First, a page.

Baron H as Santa

Holiday Greetings,

New York, as always, has become a magical city in the holiday season.  Well, Manhattan below 112th street or so, anyway, and that’s all that I consider New York (this is a good way to find out if someone is worth speaking to: ask them what burroughs they consider to be part of the city – and eat the wrong answers).  The tree is up, the wind is blowing and the carolers…  Well, the carolers are fine, I guess, but they don’t come to my door any more, and haven’t since the fifties.  Whether this is because they have fixed spots around the city or whether word has gone around about my place, I’ve never bothered to find out.

Anyhow, the lack of carolers has turned into a bit of an issue because I had a couple of vampires over for dinner just after Christmas (they can’t come out of their boxes on Christmas because you never know when a maniac will chant a prayer at you or spray you with holy water), and had no fresh meat to give them.  I had to hire a group of mercenaries to kidnap a busload of Korean tourists.  Oriental food for the holiday season?  Well, one takes what one can get, and the vampires went away happy.  Also, I got to use the set of butcher’s knives that the Old Monster got me for Christmas – the OM may have her little quirks, but she certainly knows sharp objects!

So, before I go off to hunt for my New Years dinner – I’m thinking European cuisine this time (I can probably get it in the Park) – I’d like to remind you to point fireworks away from children (there’s more meat on grown humans), and remember to stay away from large buildings with spires, no matter how drunk you are.  Those places are unhealthy for the undead.

So have a happy or painful New Year (to each his or her own), and I’ll see you in 2015.

Hieronymous

Et in Arcadia Ego

John Reinhard Weguelin: A Pastoral (1905)

Whenever anyone asks me if I’d live in a certain place, I generally pause for a second and try to understand the type of city on offer before responding.  Over the years, I have found that my honest answers tend to gravitate towards two extremes: places like New York and places like Ysbyty Ifan*.

Essentially, this seems to mean that I enjoy living in huge megacities or in tiny villages or rural towns with not much in between.  The megacities, require little explanation.  You’ll have decent museums, opera, retail and basically everything else civilized life requires (even bidets in many cases) at a world-class level.  Normally, these cities are the repository of national treasures or at least the best stuff in each country.  The art museums in New York or Paris are much better than the ones in Chicago or Lyon (and yes, I am aware of the Art Institute).  Likewise the rest of the cultural, gastronomic and retail experience – not to mention the fact that most companies you’d want to work for have offices in the bigger cities.  And the megacities are immensely cosmopolitan, while medium-sized towns only think they’re sophisticated.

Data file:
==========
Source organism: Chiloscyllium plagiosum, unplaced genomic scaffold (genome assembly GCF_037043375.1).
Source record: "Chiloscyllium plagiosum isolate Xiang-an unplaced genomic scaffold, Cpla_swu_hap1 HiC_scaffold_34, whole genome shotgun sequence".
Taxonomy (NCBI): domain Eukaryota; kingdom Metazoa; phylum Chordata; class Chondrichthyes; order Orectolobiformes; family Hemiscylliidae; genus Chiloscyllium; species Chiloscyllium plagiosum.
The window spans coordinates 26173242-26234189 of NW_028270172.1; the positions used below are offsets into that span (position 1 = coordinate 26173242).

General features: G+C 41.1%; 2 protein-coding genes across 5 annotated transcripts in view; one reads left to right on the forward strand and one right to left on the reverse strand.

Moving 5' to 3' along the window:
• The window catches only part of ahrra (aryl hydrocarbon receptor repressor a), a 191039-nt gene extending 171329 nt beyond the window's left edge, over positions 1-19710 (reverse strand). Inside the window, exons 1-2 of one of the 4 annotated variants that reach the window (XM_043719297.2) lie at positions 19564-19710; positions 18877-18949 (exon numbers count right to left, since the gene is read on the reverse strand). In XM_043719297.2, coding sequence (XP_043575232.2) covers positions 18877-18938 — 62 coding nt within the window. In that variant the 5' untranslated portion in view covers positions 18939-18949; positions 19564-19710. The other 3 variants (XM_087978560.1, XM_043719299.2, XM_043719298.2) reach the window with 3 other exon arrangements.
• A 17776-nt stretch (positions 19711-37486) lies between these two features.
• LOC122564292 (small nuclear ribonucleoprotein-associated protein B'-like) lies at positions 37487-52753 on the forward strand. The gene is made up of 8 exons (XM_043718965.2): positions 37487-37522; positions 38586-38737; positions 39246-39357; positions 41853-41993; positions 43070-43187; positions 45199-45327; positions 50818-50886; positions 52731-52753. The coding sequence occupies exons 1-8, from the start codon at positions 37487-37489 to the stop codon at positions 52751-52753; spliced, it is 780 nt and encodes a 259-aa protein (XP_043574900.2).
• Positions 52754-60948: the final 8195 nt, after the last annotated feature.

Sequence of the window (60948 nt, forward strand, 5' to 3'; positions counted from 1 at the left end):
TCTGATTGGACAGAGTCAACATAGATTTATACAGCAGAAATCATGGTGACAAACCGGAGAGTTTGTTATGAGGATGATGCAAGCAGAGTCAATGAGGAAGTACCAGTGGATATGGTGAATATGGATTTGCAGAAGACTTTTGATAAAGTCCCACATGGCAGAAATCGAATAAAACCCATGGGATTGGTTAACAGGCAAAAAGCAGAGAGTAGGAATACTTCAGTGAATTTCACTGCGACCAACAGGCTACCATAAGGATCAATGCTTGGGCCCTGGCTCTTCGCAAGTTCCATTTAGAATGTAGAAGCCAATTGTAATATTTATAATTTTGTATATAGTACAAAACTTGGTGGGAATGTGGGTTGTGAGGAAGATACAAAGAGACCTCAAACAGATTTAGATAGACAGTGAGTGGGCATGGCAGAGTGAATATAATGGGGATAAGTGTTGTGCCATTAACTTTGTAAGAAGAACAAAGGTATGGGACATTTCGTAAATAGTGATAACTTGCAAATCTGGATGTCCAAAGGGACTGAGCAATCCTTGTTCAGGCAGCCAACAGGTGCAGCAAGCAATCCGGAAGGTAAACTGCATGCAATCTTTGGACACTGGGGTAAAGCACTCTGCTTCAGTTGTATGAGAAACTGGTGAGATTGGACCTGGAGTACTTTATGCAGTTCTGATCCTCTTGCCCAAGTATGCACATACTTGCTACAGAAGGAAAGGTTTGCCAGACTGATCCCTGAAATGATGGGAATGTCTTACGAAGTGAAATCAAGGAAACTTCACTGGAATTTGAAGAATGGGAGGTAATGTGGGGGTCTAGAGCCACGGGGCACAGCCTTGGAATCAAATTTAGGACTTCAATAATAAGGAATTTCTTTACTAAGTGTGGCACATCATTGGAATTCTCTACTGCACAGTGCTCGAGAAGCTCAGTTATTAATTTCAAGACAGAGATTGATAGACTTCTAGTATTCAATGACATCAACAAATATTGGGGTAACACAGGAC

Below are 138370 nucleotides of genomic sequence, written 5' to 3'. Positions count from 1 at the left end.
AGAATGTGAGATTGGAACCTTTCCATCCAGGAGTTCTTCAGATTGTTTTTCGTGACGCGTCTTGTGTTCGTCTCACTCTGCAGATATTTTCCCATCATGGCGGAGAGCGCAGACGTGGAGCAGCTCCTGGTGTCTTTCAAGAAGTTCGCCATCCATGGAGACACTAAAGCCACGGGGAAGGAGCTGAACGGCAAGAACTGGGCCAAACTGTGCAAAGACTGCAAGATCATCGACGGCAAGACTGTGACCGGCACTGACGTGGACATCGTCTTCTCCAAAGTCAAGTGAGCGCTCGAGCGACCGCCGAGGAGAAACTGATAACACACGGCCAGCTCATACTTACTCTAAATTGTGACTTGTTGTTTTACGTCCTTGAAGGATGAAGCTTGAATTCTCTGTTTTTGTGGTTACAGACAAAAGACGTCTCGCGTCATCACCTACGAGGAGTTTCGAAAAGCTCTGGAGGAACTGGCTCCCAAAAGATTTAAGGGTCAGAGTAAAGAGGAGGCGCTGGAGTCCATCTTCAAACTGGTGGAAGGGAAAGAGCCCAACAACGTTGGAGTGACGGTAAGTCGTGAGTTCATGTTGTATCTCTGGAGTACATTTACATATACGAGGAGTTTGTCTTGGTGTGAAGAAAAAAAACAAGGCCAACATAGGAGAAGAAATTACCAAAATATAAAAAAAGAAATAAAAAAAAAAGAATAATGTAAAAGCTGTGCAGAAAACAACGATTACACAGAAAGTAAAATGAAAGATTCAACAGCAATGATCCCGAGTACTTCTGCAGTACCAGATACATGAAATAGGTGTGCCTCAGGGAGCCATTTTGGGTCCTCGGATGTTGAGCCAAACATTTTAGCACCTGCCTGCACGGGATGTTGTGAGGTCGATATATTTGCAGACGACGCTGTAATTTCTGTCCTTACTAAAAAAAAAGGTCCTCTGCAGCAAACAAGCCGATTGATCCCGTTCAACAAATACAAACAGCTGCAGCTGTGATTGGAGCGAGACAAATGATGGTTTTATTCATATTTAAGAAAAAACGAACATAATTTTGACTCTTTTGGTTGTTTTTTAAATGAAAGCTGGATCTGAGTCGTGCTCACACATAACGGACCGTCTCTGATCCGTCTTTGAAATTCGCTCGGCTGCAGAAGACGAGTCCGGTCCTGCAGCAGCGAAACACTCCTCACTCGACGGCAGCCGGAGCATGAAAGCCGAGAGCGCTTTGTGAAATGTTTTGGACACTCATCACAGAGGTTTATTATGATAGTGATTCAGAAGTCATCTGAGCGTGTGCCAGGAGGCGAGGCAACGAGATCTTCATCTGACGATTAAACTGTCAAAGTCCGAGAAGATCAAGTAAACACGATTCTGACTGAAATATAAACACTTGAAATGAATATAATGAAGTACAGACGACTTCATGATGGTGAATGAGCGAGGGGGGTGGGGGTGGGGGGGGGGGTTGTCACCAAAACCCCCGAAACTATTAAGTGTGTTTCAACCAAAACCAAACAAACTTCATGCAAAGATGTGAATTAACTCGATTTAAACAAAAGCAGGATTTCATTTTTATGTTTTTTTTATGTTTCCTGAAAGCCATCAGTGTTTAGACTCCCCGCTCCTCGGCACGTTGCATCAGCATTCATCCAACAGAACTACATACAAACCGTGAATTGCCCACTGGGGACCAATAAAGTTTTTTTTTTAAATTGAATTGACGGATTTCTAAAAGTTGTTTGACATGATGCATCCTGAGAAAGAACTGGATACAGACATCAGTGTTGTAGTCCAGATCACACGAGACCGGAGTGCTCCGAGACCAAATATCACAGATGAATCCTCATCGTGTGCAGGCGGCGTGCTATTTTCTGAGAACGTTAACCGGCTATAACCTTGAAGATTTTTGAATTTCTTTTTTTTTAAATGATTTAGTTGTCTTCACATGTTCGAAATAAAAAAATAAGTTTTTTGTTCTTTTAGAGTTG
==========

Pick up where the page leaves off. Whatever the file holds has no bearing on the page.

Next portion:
So, medium-sized cities are out, then, but why this preference for the smaller places?  How come I’d happily spend my days staring at a stream in some village whose location in the English countryside only makes sense as a medieval watering hole for horses, or alongside lake Como, or in a French agricultural town?

The people who criticize me most, of course, are those that live in San Francisco, as they think everyone should like it as much as they do.  The fact that I don’t, and that I think it’s a bit too American and not global enough leads to anger, which turns to disbelieving rage when I then turn around and admit that I’d happily live in a village whose inhabitants might not even have heard of the concept of passports and other countries.

But life without amenities only works if you truly strip everything to the bare bones.  Medium sized cities have all of the frustrations of the large ones without the benefits.  I always thought that that was the reason behind the extreme nature of my preferences.

But upon further analysis, it becomes evident that humans have always been looking for that lost pastoral paradise, and it is a recurring theme in everything from religion to secular art.

The most obvious example, of course, is the Garden of Eden.  As a species, it’s pretty clear that humans have felt overwhelmed by the frantic pace of modern life and the loss of innocence ever since Mesopotamian times (the Eden myth has it roots in an earlier mesopotamian legend).  Though little recorded evidence has been left behind, it’s easy to imagine ancient Babylonians complaining about them newfangled sails: “If Marduk had intended Man to navigate without rowing, he wouldn’t have invented slaves, I tell you!”

Claude Lorraine: Pastoral Landscape

It never stopped.  In classical antiquity, the name of the pastoral Greek region of Arcadia was borrowed to represent a back-to-nature utopia, and it informed quite a bit of renaissance art.  William Shakespeare, of course, famously used a pastoral setting in his comedy As You Like It, which idealizes the throwing off of the chains of court life for a country setting – in fact, many of The Bard’s romantic scenes take place out in the boondocks somewhere.